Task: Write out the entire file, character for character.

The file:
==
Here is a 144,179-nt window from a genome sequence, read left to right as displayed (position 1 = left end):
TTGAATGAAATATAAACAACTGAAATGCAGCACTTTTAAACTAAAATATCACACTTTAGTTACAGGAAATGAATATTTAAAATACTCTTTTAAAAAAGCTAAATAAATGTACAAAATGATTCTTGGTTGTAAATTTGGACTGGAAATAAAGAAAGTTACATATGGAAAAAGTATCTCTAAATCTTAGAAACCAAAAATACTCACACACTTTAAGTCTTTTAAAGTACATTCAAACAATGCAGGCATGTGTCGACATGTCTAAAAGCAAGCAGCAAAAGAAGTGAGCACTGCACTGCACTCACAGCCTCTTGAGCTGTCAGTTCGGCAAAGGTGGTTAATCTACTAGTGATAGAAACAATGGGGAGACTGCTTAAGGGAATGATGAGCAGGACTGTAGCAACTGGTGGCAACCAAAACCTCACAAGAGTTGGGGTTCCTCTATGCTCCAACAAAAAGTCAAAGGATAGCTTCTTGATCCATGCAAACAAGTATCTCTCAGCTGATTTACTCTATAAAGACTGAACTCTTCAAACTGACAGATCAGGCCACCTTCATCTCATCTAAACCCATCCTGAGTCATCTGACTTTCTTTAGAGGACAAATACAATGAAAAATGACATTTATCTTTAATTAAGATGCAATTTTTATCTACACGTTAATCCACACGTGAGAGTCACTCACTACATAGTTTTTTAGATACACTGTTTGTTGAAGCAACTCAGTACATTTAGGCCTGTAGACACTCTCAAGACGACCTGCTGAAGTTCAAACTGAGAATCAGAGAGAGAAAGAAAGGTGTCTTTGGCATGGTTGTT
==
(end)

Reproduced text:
Here is a 144,179-nt window from a genome sequence, read left to right as displayed (position 1 = left end):
TTGAATGAAATATAAACAACTGAAATGCAGCACTTTTAAACTAAAATATCACACTTTAGTTACAGGAAATGAATATTTAAAATACTCTTTTAAAAAAGCTAAATAAATGTACAAAATGATTCTTGGTTGTAAATTTGGACTGGAAATAAAGAAAGTTACATATGGAAAAAGTATCTCTAAATCTTAGAAACCAAAAATACTCACACACTTTAAGTCTTTTAAAGTACATTCAAACAATGCAGGCATGTGTCGACATGTCTAAAAGCAAGCAGCAAAAGAAGTGAGCACTGCACTGCACTCACAGCCTCTTGAGCTGTCAGTTCGGCAAAGGTGGTTAATCTACTAGTGATAGAAACAATGGGGAGACTGCTTAAGGGAATGATGAGCAGGACTGTAGCAACTGGTGGCAACCAAAACCTCACAAGAGTTGGGGTTCCTCTATGCTCCAACAAAAAGTCAAAGGATAGCTTCTTGATCCATGCAAACAAGTATCTCTCAGCTGATTTACTCTATAAAGACTGAACTCTTCAAACTGACAGATCAGGCCACCTTCATCTCATCTAAACCCATCCTGAGTCATCTGACTTTCTTTAGAGGACAAATACAATGAAAAATGACATTTATCTTTAATTAAGATGCAATTTTTATCTACACGTTAATCCACACGTGAGAGTCACTCACTACATAGTTTTTTAGATACACTGTTTGTTGAAGCAACTCAGTACATTTAGGCCTGTAGACACTCTCAAGACGACCTGCTGAAGTTCAAACTGAGAATCAGAGAGAGAAAGAAAGGTGTCTTTGGCATGGTTGTT